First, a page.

Breast Cancer Awareness

By Dr. Peter Dahlberg, MD, PhD

October is breast cancer awareness month, which can take on different meanings from committing to helping a friend or family member through the treatment process, supporting local fund-raising efforts, or just remembering to schedule a mammogram. For our purposes today, let’s take a deep dive into risk factors for developing breast cancer, how to manage those risks, and maybe even how to modify them. Lifetime risks that women in the US will develop a breast cancer are 12%, or about 1 in 8, but risk can vary from 10% to nearly 80% in those who have inherited a mutated gene that makes it more likely for them to develop the disease.

A positive family history is one of the most familiar risk factors for developing breast cancer. Some patients that I talk to have a striking history of relatives who have had breast cancer, many at an early stage of life. Some of those patients believe that it is inevitable they will also be affected during their lifetime. Two mutated genes, BRCA1 and BRCA2, are responsible for the majority of “inherited” breast cancer cases. Most of these variants can be identified by a simple test, and there are several criteria that have been established to decide who ought to be tested. A family history of breast cancer, even in the absence of these mutated genes, also increases the risk of a family member developing breast cancer.

Reproductive history will modify a women’s risk for developing breast cancer. Most, but not all, breast cancers depend on the presence of the “female” hormones estrogen and progesterone for their growth. Exposure to these hormones’ changes throughout life, during pregnancy, and with post-partum breast feeding. At the extremes, a woman who begins to menstruate at a later age, has several children beginning when she is younger, breast feeds them for longer periods of time, and who goes through menopause at an early age will have a reduced risk of breast cancer as compared to one who menstruates early, goes through menopause later, and bears no children.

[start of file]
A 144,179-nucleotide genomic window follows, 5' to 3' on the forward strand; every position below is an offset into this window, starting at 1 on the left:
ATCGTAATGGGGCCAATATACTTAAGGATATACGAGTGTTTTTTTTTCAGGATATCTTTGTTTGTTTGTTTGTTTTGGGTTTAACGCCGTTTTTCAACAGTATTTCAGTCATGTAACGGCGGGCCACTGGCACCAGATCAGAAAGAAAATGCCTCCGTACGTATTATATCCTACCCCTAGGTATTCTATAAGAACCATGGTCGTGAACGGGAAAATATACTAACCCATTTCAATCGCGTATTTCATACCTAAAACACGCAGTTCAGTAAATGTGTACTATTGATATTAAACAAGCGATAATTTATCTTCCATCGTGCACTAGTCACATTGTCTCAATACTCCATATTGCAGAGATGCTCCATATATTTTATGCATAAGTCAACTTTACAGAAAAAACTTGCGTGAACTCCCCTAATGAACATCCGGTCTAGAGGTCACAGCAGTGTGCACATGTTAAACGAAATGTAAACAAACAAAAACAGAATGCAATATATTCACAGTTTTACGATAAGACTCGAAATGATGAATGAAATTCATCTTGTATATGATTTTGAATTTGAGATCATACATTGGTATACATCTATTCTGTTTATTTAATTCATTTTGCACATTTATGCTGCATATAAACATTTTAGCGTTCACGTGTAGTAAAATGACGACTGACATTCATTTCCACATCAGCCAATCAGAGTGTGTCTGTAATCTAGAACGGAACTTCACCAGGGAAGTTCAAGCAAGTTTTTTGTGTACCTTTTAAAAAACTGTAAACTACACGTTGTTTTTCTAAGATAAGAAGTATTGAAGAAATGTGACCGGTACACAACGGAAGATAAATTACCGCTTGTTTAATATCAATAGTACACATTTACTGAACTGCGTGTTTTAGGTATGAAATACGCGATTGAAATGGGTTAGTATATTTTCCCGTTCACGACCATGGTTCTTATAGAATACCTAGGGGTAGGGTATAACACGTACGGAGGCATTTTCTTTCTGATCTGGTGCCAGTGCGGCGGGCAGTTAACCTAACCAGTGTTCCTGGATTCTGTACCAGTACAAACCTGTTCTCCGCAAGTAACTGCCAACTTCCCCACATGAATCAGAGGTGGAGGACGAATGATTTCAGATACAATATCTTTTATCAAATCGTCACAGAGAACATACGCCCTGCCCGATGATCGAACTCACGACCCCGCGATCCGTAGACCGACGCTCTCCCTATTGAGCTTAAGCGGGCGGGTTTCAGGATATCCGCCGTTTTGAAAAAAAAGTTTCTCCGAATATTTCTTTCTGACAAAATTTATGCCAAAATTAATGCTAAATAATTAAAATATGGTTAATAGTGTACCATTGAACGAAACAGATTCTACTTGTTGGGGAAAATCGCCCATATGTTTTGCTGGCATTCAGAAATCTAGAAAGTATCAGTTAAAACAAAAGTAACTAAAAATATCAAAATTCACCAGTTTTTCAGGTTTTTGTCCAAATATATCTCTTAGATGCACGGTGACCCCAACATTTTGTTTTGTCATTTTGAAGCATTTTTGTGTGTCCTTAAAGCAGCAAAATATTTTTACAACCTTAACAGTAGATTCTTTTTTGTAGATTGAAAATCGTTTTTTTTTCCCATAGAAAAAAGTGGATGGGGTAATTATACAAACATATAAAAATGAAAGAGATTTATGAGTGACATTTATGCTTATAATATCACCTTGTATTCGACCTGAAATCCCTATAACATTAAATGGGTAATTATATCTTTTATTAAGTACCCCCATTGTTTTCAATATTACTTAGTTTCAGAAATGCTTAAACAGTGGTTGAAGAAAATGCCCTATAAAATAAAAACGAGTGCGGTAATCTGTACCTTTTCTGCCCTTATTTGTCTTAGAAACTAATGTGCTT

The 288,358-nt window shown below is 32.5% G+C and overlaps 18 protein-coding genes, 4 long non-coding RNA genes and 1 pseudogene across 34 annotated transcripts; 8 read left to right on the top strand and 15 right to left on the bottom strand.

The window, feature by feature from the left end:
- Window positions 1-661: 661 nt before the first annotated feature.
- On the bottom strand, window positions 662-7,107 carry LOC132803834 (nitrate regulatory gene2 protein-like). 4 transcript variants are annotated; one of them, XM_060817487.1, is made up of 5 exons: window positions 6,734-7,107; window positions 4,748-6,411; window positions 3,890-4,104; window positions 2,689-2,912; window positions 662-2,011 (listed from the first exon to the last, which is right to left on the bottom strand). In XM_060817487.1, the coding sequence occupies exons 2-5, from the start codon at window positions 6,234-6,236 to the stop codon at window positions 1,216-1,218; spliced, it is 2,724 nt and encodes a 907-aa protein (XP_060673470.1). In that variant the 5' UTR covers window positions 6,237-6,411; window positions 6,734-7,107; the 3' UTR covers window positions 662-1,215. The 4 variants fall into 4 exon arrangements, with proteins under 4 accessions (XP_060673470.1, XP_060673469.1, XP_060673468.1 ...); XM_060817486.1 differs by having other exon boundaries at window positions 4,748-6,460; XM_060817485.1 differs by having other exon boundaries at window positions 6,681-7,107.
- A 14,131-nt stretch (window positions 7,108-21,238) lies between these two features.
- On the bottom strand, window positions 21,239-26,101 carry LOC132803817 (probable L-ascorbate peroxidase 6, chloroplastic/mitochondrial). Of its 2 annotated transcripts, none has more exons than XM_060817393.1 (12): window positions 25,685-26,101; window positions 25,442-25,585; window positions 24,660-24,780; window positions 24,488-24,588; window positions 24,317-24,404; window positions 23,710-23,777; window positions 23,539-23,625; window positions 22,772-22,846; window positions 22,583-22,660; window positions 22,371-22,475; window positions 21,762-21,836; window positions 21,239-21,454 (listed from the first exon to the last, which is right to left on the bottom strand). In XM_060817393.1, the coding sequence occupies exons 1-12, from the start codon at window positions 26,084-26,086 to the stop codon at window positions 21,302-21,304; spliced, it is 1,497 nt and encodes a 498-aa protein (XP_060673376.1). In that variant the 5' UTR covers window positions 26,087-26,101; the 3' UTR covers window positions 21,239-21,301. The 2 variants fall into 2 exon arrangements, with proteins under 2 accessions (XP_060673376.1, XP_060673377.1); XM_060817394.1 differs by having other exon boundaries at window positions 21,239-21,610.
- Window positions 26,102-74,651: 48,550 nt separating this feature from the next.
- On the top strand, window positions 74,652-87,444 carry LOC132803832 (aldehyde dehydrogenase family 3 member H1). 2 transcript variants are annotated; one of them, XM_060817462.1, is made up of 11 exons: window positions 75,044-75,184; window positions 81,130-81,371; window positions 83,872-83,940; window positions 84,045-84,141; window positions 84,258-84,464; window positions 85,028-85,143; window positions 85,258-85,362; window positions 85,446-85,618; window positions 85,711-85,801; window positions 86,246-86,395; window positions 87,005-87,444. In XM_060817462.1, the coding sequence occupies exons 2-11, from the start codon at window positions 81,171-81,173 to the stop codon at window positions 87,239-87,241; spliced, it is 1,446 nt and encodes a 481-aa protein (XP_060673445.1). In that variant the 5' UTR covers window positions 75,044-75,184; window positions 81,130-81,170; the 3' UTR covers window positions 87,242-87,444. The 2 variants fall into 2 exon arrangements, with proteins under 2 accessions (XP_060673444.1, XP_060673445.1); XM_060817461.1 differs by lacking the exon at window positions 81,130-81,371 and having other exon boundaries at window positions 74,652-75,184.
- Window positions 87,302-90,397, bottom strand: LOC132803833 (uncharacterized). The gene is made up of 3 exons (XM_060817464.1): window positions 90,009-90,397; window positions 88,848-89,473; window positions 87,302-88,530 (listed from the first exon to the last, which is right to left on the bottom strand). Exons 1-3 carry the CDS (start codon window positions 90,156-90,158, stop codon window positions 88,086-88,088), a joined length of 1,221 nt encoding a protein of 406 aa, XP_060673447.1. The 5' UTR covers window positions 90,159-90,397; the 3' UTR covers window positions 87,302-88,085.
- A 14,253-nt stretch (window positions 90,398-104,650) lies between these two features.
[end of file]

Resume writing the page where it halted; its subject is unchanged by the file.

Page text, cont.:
There are a few more risk factors that are more difficult to modify, age being the foremost. As with most tumors, breast cancer is a disease of aging. A prior history of breast cancer and even a history of a breast biopsy that shows “atypical” cells but is not interpreted as being a cancer can change an individual’s lifetime risk substantially. Breast density seen on a mammogram has also been noted to be a risk factor and is probably a reflection of estrogen exposure as is extra body mass, which affects estrogen metabolism. Hormone replacement therapy for treatment of menopausal symptoms as well as taking oral contraceptives are complex topics as they relate to breast cancer risk, but most current preparations are designed to minimize any addition to a women’s baseline risk.

So, how to make sense of all this? When you come to WWH for a mammogram, we ask you several questions that are designed to identify patients that might be at high risk for developing breast cancer (defined as greater than 20% over the lifetime). The next step in the process is to more precisely define exactly what a person’s lifetime risk is based on their individual data. For those whom the model predicts this to be greater than 20%, we discuss the pros and cons of high-risk screening which uses MRI testing in addition to yearly mammograms to identify any breast changes at an early stage. For very high-risk patients (greater than 35-40% lifetime), it might also be reasonable to consider a risk reduction strategy using medications that block some of the effects of estrogen. These drugs are used to treat women with breast cancer, typically for 5 years, but they have also been shown to reduce lifetime cancer risk by about half (50%) in high-risk individuals who do not already have breast cancer.

Take a while this month to increase your awareness about breast cancer. Stay active, work on lifestyle changes if you carry more weight than you would like to, schedule you yearly mammogram starting at age 40 (younger if you have relatives that were diagnosed with breast cancer at an early age), ask you primary care provider how to do a good breast self-exam, contact the American Cancer Society to participate in local events or volunteer to help a patient going through the challenging process of breast cancer treatment.

If you would like to make an appointment with a WWH primary care provider to discuss your risk factors, or schedule a mammogram please call 715-684-1111. Western Wisconsin Health-Building a healthier tomorrow, together.